New Series: Cake Decorating Tips and Tricks
I'm starting a new series on my blog - Cake Decorating Tricks and Tips. Cake decorating and working with fondant can be extremely overwhelming - not to mention expensive. I've learned a lot through experience, especially when things went wrong and I had to come up with a way to make it work. This series won't be about specific decorating ideas like my other posts, but rather inexpensive and easier alternatives to different aspects of cake decorating.
Today's inaugural post for the series is an inexpensive alternative to a fondant tool. Next month, I have a birthday cake coming up that requires a special tool. I don't want to say yet what the cake is, it is a surprise! But, I need long thin strings of fondant, and tons of them. I would prefer for them to be all even in size, that would be hard to do by hand. You can buy some clay tools (as long as you have never used them for clay) and use those. Most of them are pretty expensive. I found a tool online that creates various shaped strings of fondant, but it was $60!
I've purchased a lot of tools over the past year for fondant and cake decorating, but I couldn't see spending that much on this particular one. I'm sure there are people who use it over and over, but I don't think I would use it often enough. I do my cakes more for the hobby of it, rather than really trying to make money off of them. So, I don't think I need to spend that much on the tool. Suddenly, though, I started remembering some of the Play-Doh tools I used to play with growing up. I remembered many tools that essentially did the same thing as what I was wanting this tool to do! Which brings us to today's tip - using Play-Doh tools to work with fondant.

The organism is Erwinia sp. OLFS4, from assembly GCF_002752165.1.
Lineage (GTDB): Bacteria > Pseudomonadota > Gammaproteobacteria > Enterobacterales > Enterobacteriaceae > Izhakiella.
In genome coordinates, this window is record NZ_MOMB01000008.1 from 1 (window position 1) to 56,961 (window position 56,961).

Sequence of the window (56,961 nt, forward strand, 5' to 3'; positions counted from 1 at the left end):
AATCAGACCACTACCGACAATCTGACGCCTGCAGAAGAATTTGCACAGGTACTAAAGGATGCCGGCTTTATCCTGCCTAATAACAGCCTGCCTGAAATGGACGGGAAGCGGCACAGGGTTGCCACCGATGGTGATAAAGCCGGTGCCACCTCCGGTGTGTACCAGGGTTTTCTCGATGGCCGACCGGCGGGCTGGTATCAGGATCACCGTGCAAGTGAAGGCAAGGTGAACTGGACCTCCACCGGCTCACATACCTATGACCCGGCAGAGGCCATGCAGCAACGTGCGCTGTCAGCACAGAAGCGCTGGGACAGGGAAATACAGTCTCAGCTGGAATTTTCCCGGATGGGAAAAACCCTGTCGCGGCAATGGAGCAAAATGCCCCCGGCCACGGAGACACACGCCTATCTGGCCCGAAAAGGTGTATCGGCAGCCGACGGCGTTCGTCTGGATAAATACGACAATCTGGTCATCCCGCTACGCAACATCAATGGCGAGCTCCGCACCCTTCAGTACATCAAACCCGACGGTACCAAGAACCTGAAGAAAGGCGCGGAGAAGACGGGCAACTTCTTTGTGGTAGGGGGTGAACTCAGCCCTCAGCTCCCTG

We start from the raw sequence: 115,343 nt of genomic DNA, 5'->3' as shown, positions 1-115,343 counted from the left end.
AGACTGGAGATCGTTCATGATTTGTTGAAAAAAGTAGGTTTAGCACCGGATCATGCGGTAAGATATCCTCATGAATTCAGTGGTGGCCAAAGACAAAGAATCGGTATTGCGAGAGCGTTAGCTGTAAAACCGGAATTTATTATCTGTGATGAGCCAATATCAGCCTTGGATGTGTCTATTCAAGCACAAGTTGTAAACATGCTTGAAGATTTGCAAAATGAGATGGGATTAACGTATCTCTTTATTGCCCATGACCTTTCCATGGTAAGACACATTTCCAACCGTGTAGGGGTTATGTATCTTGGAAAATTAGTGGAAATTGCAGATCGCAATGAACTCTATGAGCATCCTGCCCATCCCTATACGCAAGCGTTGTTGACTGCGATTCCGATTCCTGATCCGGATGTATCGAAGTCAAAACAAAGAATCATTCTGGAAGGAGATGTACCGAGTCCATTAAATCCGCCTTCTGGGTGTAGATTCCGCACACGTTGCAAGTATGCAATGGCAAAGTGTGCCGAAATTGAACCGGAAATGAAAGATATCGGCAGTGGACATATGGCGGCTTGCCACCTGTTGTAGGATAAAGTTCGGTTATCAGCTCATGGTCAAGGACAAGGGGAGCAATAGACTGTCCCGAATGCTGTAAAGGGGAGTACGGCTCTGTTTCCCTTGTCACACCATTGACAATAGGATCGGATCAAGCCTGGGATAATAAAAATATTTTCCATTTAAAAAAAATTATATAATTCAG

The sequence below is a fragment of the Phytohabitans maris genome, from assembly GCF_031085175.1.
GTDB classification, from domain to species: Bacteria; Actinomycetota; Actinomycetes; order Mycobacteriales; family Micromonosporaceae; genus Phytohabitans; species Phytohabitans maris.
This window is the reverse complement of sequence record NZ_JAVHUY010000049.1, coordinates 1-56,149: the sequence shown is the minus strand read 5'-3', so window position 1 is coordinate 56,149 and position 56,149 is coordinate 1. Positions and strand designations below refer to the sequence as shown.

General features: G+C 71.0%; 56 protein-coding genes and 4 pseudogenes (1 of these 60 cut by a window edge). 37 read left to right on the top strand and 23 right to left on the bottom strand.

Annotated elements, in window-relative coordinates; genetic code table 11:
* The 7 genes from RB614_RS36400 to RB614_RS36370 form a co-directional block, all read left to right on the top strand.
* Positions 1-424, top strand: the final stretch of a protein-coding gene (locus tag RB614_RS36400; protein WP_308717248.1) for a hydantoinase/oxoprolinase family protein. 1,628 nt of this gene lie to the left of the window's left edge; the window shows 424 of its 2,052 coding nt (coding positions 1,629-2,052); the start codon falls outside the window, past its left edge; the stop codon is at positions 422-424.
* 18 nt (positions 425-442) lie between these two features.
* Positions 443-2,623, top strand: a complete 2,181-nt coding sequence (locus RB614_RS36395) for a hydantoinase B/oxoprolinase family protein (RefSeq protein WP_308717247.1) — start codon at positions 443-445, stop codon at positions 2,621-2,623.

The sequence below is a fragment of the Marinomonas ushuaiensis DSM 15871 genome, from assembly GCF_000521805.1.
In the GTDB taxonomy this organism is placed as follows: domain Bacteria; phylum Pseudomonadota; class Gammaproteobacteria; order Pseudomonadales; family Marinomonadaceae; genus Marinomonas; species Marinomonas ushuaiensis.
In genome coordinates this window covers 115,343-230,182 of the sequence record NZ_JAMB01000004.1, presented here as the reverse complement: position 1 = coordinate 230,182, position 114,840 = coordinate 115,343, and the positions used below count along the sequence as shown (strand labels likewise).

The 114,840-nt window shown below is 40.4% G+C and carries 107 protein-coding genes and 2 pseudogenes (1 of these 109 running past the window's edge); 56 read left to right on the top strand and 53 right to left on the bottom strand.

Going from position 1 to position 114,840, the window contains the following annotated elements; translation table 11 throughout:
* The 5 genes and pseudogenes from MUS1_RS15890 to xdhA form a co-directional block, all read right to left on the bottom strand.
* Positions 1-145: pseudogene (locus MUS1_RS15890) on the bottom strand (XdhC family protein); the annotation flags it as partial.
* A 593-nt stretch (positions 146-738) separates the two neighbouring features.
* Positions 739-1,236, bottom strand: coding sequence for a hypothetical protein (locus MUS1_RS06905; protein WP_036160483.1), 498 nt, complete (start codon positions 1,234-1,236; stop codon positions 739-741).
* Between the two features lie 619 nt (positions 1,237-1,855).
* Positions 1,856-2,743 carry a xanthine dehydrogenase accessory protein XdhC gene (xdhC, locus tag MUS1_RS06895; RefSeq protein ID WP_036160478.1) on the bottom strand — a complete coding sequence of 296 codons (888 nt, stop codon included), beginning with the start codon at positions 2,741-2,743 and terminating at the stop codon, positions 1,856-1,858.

I was at the store the other day and decided to look around in the toy section and see what Play-Doh tools there were. The Play-Doh kit I found (shown below) was only $5!! It comes with two sliding plates that helps you create a variety of fondant strings and shapes.
I started playing around with it to test and see how well it worked. The fondant is a little more stiff than Play-Doh, so it isn't a perfect fit. But, it gets the job done for a fraction of the cost. I did find it started to get stuck in cracks and crevices. I quickly realized it was important to grease the inside of the Play-Doh tool with shortening. This keeps the tool slick enough that the fondant will easily come out.
The tool is also really easy to use, just put the fondant in and then push down on the yellow lever. I found that pushing down too hard makes the fondant start going into cracks and crevices worse. It is best to use a steady and consistent pressure to push the fondant through the tool. It is also best to knead the fondant and make sure it isn't too stiff.
Here's some pics of the various type strings that can be created using only one of the tools. There are thin and thick ropes, square bars, long thin rectangles - just to name a few! I'm particularly excited about the thin ropes tool. It will be great for the cake I'm working on, plus so many other ideas. It could even be used for a horse mane, hair on a fondant character, etc.
The kit even comes with a tool to help you cut the fondant pieces off the tool, and clean the fondant out of the tool. I also kept some tooth picks handy to get fondant out of the cracks and crevices.
One thing to definitely bring up would be to only use this tool for fondant if you haven't ever used it for Play-Doh. If you have kids that love Play-Doh, you may have to hide the tool! Haha! As long as it hasn't previously been used for anything else, it would be considered food safe.
Hope you enjoyed this tip! Unless you are going to be needing to make strings of fondant a lot, I think that this Play-Doh tool gets the job done and with minimal expense. Check back soon for the next installment of this series. Follow my blog, or follow me on social media to keep up with my latest projects and posts.